Three men came to Abraham, and stood over him.

Observe how it is that they come upon him, but not against him. He had subjected himself to God’s will, and for this reason God is said to stand over him.

They stood over him; not against him to repulse him, but over him for protection. He received the three men and served them loaves out of three measures.

Why is this, brethren, unless it means the mystery of the Trinity?

He also served a bullock; not a tough one, but a good, tender one.

Now what is so good and tender as he who humbled himself even unto death? He himself is that fatted calf which the father killed upon receiving his repentant son.

For God so loved the world that he gave his only–begotten Son. For this reason Abraham went to meet the three men and adored them as one.

In the fact that he saw three, as was already said, he understood the mystery of the Trinity; but since he adored them as one, he recognized that there is one God in the three persons.

Now where did this happen? Near the oak of Mamre, which in Latin is interpreted as ‘vision’ or ‘discernment’.

The vision and discernment of Abraham delighted the Lord; Abraham was clean of heart, so he could see God. Therefore, in such a place and in such a heart the Lord can have his feast.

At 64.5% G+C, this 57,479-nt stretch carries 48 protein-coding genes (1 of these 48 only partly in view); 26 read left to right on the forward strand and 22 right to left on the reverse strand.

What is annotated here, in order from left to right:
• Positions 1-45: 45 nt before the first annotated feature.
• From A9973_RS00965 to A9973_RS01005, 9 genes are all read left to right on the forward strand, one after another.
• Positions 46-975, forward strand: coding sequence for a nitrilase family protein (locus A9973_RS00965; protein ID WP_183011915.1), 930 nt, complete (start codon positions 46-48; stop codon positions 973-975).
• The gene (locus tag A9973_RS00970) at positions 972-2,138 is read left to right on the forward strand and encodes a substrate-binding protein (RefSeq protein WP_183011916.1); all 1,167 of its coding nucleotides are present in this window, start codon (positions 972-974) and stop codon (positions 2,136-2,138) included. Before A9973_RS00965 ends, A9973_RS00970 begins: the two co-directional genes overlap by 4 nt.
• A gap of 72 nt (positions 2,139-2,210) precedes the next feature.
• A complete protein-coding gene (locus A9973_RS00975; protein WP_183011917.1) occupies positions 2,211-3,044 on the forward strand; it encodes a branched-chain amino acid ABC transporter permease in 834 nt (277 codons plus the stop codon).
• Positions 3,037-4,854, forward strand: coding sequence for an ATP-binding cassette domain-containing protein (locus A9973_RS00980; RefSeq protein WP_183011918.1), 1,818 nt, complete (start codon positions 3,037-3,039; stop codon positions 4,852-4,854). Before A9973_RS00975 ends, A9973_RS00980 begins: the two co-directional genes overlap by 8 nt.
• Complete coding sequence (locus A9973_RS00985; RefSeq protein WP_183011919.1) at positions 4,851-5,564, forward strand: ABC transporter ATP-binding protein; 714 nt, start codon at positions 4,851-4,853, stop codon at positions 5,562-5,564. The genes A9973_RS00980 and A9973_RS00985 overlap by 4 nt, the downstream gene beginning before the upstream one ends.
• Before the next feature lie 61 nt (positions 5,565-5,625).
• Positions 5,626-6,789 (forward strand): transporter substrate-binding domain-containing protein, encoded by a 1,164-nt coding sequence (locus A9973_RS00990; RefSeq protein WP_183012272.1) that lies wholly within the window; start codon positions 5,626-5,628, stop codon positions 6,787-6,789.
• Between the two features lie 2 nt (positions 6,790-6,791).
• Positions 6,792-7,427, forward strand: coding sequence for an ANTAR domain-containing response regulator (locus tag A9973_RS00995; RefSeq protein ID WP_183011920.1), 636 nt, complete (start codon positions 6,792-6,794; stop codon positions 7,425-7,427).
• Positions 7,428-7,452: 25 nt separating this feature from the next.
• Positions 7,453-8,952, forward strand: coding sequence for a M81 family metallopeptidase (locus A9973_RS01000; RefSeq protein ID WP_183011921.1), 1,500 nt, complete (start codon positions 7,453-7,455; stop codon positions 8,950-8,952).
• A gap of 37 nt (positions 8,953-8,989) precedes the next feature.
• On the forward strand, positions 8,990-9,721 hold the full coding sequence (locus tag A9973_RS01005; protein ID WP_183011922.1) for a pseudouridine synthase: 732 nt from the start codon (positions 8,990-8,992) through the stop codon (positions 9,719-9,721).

Of this vision our Lord spoke to the Jews in the Gospel when he said: Abraham rejoiced that he was to see my day, he saw it and was glad.

He saw my day, he says, because he recognised the mystery of the Trinity. He saw the Father as day, the Son as day, the Holy Spirit as day, and in these three, one day.

Thus, the Father is God, the Son is God, the Holy Spirit is God, and these three are one God. For individually each person is complete God.

Moreover, because of the unity of substance, in those three measures of flour the Father, Son and Holy Spirit is not unfittingly understood.

However, this can also be taken in another way by understanding Sarah as the Church; the three measures of flour then are faith, hope, and charity.

In these three virtues all the fruits of the Church are contained, so that if a man merits to possess the three within himself, he can with security receive the entire Trinity at the banquet of his heart.

Caesarius of Arles (469/70-542): Sermon 83.2,4-5, trans. M. M. Mueller, Fathers of the Church series, vol. 47, from the Monastic Office of Vigils for Sunday of the 3rd Week in Ordinary Time, Year 2.